Portland Farmers Market Cookbook
I HAVE BEEN SHOPPING AT the Portland Farmers Market almost as long as it’s been around. I moved to Portland in 1994 to join Cory Schreiber and the team who opened Wildwood Restaurant and Bar. It was a special bunch of people, many of whom still live and work in Portland, having gone on to help shape our local culinary landscape. Together we have watched the once-quiet city blossom into a unique destination for diners, celebrated one another’s milestones, and supported each other in the ways that Portlanders in the food business do. Several new waves of talent have since emerged, with protégés of the city’s early influential kitchens opening restaurants of their own and mentoring their own eager cooks. (Look no further than Cory Schreiber, and Adam Sappington). The pioneering spirit that defined Portland in the mid ’90s is very much intact.
Portland is frequently named among America’s best food cities, and now the rest of the world knows us not only for our coffee and beer, but also for Chinook salmon and Hood River strawberries, chanterelle mushrooms and huckleberries, pinot noir and wild game, truffles and marionberries. James Beard famously described Oregon’s bounty in 1964: “No place on earth, with the exception of Paris, has done so much to influence my professional life.” Portlanders know they are lucky to call this place home. Portlanders who make their living from the land and who love to cook and eat feel doubly blessed.
For me, writing a Portland Farmers Market cookbook represented an opportunity to capture both the agricultural glory of the Pacific Northwest and the pride of place we share as Portlanders. Nowhere is that ethos more evident than at our farmers’ markets. For twenty-five years, Portland Farmers Market has informed our way of thinking about how food is grown and sourced, cooked and eaten, and its vendors have played a key role in contributing to the remarkable food our culinary professionals serve to an appreciative and receptive audience. As a member of the board of directors nearing the end of my six-year term, this project came to me at the best possible time, overlapping with our twenty-fifth anniversary. I appreciate the staff and board entrusting me with paying tribute to one of the city’s shiniest jewels; it has been an honor and privilege.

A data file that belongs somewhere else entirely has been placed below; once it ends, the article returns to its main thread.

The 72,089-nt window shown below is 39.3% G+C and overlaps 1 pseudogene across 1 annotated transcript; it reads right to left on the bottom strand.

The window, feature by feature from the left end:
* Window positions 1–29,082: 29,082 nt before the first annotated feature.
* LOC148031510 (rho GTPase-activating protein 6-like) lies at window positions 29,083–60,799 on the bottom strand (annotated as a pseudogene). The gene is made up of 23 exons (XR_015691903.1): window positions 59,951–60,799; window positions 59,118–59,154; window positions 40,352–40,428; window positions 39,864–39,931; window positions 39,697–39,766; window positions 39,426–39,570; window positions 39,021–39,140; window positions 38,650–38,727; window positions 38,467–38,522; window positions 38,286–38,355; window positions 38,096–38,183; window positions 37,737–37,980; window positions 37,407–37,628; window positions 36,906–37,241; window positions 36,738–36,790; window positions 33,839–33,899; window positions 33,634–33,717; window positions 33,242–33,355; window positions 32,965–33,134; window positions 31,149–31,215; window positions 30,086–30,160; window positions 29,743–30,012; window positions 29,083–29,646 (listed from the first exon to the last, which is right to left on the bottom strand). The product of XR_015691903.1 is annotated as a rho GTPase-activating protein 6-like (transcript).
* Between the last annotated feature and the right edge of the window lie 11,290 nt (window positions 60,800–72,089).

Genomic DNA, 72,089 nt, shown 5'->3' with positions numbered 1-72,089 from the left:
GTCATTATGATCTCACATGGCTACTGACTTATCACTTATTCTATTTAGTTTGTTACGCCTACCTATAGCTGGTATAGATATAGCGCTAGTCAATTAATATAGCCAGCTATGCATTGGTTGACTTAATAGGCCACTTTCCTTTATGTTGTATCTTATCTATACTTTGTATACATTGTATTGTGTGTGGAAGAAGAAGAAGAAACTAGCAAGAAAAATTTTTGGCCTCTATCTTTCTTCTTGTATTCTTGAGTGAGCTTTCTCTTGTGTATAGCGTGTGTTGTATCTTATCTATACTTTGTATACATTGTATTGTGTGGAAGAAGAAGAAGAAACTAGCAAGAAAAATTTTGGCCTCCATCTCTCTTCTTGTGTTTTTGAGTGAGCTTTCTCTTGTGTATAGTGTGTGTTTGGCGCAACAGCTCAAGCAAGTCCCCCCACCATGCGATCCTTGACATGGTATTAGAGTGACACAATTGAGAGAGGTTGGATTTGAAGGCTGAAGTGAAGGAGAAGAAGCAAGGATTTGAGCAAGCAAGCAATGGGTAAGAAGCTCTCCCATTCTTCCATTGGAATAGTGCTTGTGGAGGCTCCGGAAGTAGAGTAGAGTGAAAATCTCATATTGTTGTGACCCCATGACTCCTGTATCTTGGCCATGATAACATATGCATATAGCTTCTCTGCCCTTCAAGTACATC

Oregon boasts an abundance of superlative, sustainable ingredients, and the recipes in the Portland Farmers Market Cookbook are informed by the flavors, colors, and textures of the region. Many of the book’s one hundred ingredient-driven recipes come from cooks and chefs whose simple, seasonal styles are inspired by their relationships with the foragers, farmers, and fishermen who deliver their wares—usually from within one hundred miles of the city—to our markets and the kitchen doors of our restaurants. The balance of the recipes come from those same foragers, farmers, and fisherman, arguably the individuals best equipped to advise us in our preparation of the ingredients they foster from seed to fruit.
A veteran of Portland restaurant kitchens, I’ve always felt a special kinship with the people who grow our food. I was fortunate to work in kitchens and with chefs whose priorities around food sourcing and policy reflected my own—Cory Schreiber, Greg Higgins, Vitaly Paley, and Scott Dolich are just a few. Sustainability, seasonality, supporting local growers, and economies—these are the issues that continue to matter most to me. Now working from my home kitchen, the impact I can make with my purchases is reduced from feeding hundreds in an evening to two, but my ambition is and always has been to empower others to make good decisions about what they eat and to get them into the kitchen.
In addition to operating markets, Portland Farmers Market serves as a leader of the local food movement, a source of education, a culinary focal point in the community, a cultural destination, an economic engine for entrepreneurs, and a beacon for Portland’s sustainability movement. The care and standards applied to selecting vendors and choosing a product mix are an important reason why the Portland Farmers Market brand is synonymous with quality, integrity, and authenticity. Area residents and chefs trust Portland Farmers Market to provide access to the best and freshest local food available; in return, they reward the market with their patronage and loyalty.
I hope that we can reward that devotion with this collection of seasonal recipes from market vendors, chefs, and shoppers, along with the vibrant photos and profiles of beloved food producers. If the Portland Farmers Market Cookbook manages to capture the essence of our market experience and transform it into something you’ll take into your own kitchen, dog-ear its pages, and use in good health, I’ll consider my part in it a success.